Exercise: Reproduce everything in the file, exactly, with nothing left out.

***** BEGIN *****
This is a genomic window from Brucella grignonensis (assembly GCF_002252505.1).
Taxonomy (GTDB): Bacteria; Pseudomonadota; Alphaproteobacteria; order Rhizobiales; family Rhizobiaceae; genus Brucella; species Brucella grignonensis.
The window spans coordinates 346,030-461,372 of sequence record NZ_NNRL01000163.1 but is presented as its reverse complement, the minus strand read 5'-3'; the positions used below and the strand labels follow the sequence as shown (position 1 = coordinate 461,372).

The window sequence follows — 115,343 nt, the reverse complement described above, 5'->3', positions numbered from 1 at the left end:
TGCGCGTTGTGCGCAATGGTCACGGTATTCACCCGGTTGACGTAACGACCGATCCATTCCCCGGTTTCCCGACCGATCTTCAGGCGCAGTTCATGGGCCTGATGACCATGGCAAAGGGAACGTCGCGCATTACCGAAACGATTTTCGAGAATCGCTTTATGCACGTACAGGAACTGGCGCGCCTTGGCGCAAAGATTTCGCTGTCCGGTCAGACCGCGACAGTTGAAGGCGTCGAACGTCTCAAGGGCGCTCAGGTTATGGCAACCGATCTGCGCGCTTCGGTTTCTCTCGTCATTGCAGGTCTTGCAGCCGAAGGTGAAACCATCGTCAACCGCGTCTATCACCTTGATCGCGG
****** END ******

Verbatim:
This is a genomic window from Brucella grignonensis (assembly GCF_002252505.1).
Taxonomy (GTDB): Bacteria; Pseudomonadota; Alphaproteobacteria; order Rhizobiales; family Rhizobiaceae; genus Brucella; species Brucella grignonensis.
The window spans coordinates 346,030-461,372 of sequence record NZ_NNRL01000163.1 but is presented as its reverse complement, the minus strand read 5'-3'; the positions used below and the strand labels follow the sequence as shown (position 1 = coordinate 461,372).

The window sequence follows — 115,343 nt, the reverse complement described above, 5'->3', positions numbered from 1 at the left end:
TGCGCGTTGTGCGCAATGGTCACGGTATTCACCCGGTTGACGTAACGACCGATCCATTCCCCGGTTTCCCGACCGATCTTCAGGCGCAGTTCATGGGCCTGATGACCATGGCAAAGGGAACGTCGCGCATTACCGAAACGATTTTCGAGAATCGCTTTATGCACGTACAGGAACTGGCGCGCCTTGGCGCAAAGATTTCGCTGTCCGGTCAGACCGCGACAGTTGAAGGCGTCGAACGTCTCAAGGGCGCTCAGGTTATGGCAACCGATCTGCGCGCTTCGGTTTCTCTCGTCATTGCAGGTCTTGCAGCCGAAGGTGAAACCATCGTCAACCGCGTCTATCACCTTGATCGCGG